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Calligraphy therapist Kwan Man-lung comforts troubled souls with his writing.

Enya So

Calligraphy artist Kwan Man-lung plays the role of a therapist by comforting troubled souls with his magic brush. 

In 2021, Kwan helped a woman who shared her story about having a miscarriage and suffering from depression at a calligraphy event.  

“I wrote ‘We trust that destiny will bring us a better life’ with my brush to encourage her at the event. The woman found strength in my calligraphy. She later was pregnant again with a baby girl.  She visited me to tell me about the good news after a few months,” he recalls. 

“I feel touched when people share their thoughts with me and find warmth from my calligraphy. I hope my art can bring happiness to others. This is a mission I am committed to,” he says.

“I feel touched when people share their thoughts with me and find warmth from my calligraphy. I hope my art can bring happiness to others. This is a mission I am committed to.”

Kwan usually categorises people with different kinds of worries in folders in his mind to help others efficiently. 

“Relationship problems are saved in one spot in my brain and workplace problems are stored in another folder. I take ideas out when I need them,” he says.  

“When someone shares his or her worries with me, I am all ears and I give them advice sometimes by thinking in his or her shoes to understand them. This gives me ideas when I am writing calligraphy for them,” he adds. 

Kwan mostly writes encouraging messages for others with his calligraphy such as: “Believe that everything is the best arrangement” and “Never forget why you started and there will be reward. There is always light for us”. 

“Stay Healthy and Happy” and “We will get over the situation in this year” written by Kwan Man-lung

“The most important elements in my calligraphy are humour and memes that can help those with worries to relax and stay positive,” he says.

Kwan thinks calligraphy is the combination and variation of Chinese characters. He was inspired by Japanese and Chinese calligraphy that he absorbed their characteristics to create his own calligraphy. 

The Career of Therapist

Kwan develops different calligraphy styles and fonts style by finding inspiration from anime, games, Japanese music, Cantopop and films by Wong Kar-wai. They also help him to think of what kind of painting to go with his calligraphy. 

“Writing and drawing are my hobbies. When I was in secondary school, I usually helped to create artistic fonts and design backdrops and posters,” Kwan says.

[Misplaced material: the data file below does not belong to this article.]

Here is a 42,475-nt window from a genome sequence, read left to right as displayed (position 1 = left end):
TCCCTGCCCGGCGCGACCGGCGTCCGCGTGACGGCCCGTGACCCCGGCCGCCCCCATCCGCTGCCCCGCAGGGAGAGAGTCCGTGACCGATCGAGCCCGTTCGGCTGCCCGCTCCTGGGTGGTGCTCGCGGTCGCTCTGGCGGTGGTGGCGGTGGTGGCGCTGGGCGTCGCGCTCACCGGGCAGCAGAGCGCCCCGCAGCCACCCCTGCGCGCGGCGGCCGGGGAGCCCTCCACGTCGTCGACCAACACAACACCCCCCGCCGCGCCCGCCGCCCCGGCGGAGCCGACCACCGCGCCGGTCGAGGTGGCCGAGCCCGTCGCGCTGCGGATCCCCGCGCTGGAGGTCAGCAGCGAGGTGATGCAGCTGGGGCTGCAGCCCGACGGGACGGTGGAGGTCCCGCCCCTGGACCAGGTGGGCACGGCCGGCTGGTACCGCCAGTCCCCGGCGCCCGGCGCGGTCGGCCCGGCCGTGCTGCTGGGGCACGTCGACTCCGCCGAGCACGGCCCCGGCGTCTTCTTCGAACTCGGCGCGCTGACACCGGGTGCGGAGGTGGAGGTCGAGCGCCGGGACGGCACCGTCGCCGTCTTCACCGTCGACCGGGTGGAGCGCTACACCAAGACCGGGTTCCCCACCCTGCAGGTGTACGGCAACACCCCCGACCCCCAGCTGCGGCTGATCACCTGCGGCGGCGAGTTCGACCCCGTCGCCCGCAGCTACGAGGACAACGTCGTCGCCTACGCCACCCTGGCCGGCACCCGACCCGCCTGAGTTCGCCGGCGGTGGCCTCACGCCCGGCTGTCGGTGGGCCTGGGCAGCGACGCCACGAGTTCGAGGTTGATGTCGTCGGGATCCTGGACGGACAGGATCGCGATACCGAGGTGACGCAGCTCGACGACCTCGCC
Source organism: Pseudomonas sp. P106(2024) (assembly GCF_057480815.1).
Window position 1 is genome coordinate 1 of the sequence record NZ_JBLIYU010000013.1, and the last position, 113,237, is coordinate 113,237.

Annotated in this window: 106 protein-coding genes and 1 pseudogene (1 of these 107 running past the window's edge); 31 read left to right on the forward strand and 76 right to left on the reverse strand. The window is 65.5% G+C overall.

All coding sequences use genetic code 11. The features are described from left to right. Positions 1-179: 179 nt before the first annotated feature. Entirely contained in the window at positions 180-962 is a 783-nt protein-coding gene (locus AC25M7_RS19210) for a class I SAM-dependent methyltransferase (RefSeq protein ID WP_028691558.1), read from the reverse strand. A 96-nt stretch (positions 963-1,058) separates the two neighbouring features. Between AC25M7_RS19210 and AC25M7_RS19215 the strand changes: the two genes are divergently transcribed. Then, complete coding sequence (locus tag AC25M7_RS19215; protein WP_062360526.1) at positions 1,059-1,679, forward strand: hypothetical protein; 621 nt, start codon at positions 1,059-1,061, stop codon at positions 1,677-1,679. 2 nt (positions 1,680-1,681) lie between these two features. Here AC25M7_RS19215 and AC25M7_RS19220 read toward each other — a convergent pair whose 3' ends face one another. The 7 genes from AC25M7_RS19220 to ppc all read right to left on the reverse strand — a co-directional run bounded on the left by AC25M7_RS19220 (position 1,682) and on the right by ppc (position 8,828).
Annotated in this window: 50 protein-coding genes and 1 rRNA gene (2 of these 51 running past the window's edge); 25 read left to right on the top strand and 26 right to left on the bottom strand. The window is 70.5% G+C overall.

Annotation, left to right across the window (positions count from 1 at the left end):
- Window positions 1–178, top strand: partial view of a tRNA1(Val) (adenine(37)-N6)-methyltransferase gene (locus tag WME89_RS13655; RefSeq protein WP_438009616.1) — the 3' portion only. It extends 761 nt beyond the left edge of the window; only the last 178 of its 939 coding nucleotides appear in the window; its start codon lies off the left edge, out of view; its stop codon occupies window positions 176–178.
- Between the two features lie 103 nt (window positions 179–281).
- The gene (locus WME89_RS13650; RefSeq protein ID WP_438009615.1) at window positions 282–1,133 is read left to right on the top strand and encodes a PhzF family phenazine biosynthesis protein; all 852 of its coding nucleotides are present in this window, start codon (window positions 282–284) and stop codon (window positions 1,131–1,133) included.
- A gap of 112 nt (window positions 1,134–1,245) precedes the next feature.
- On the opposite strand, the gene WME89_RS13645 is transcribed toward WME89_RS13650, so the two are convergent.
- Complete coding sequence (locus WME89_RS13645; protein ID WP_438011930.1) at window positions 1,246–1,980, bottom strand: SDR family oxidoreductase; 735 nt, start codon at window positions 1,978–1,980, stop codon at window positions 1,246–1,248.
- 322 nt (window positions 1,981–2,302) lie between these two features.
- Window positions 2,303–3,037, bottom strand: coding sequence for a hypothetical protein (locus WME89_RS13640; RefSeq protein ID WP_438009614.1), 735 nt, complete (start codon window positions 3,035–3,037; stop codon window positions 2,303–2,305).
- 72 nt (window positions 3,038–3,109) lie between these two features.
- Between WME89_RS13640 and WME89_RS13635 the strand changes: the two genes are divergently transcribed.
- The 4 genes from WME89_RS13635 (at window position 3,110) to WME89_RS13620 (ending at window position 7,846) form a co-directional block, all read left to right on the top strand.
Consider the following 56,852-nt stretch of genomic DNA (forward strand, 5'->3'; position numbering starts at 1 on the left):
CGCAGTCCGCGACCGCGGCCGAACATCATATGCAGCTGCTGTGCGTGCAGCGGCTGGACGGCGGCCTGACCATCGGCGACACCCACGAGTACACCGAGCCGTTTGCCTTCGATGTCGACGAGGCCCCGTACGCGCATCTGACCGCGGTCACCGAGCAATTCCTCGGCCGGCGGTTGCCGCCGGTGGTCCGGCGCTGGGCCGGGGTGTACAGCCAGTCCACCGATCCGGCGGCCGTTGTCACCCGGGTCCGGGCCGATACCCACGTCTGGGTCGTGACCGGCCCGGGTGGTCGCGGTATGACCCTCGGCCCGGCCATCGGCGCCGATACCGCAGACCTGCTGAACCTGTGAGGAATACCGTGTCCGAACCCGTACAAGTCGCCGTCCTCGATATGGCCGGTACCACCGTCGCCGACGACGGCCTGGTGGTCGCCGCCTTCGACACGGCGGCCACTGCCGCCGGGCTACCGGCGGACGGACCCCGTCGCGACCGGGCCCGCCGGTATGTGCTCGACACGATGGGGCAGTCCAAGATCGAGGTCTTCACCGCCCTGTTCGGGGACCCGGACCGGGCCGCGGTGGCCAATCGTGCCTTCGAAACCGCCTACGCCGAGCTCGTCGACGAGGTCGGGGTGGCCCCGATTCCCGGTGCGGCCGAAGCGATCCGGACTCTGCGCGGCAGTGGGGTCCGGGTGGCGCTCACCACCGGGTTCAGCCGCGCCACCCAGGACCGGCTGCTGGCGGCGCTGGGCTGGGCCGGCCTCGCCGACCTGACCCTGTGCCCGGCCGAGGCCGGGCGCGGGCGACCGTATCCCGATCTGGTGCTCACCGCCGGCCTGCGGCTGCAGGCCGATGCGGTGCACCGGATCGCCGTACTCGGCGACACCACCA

The 34-year-old artist has been working as a full-time calligraphy artist with the name Dark. Kenjamin since the end of 2015. Kwan says the nickname means driving away darkness in everyone’s heart.

“My motto is ‘practice makes better, but not perfect’. So through consistent practice, I wish to transform my own and others’ negative vibes and worries into my creative calligraphy which can bring comforts to my clients,” he says.  

“Black is the colour that I use most frequently to express my emotions and the colour I am most familiar with,” he adds.

Before being a full-time calligraphy artist, Kwan tried working as an office clerk, a salesman and a shop assistant.    

Now he sets up stalls in marketplaces to sell calligraphy writings, designs Chinese fonts for company brands and advertisements and organises talks and workshops about calligraphy to make a living.

“My income depends on how many calligraphy projects I have every month. It is quite unstable. The pandemic makes it more difficult to host workshops and sharing sessions,” he says. 

“Most events such as the Lunar New Year Fair and company annual events have been cancelled because of the pandemic. I used to write spring couplets at these events. But these events have been either cancelled or reduced in scale because of budget cuts and the pandemic,” he says. 

Kwan Man-lung holding his piece of calligraphy “Good luck on everything”

Future of Calligraphy

Kwan thinks financial support is not the only way to show appreciation of art creation. He also values the interaction with people sharing worries with him during calligraphy promotion.

“Some people simply buy my calligraphy artwork without talking to me. Sharing ideas is important for promoting art and creating art,” he says.

“Sharing ideas is important for promoting art and creating art.”

Kwan hopes more people can learn about calligraphy so that it can be shared and developed in other parts of the world.

“There are many passionate calligraphy artists in Hong Kong. I hope more people can appreciate their artwork and show support to their works,” he says.

Sub-edited by Alina Chen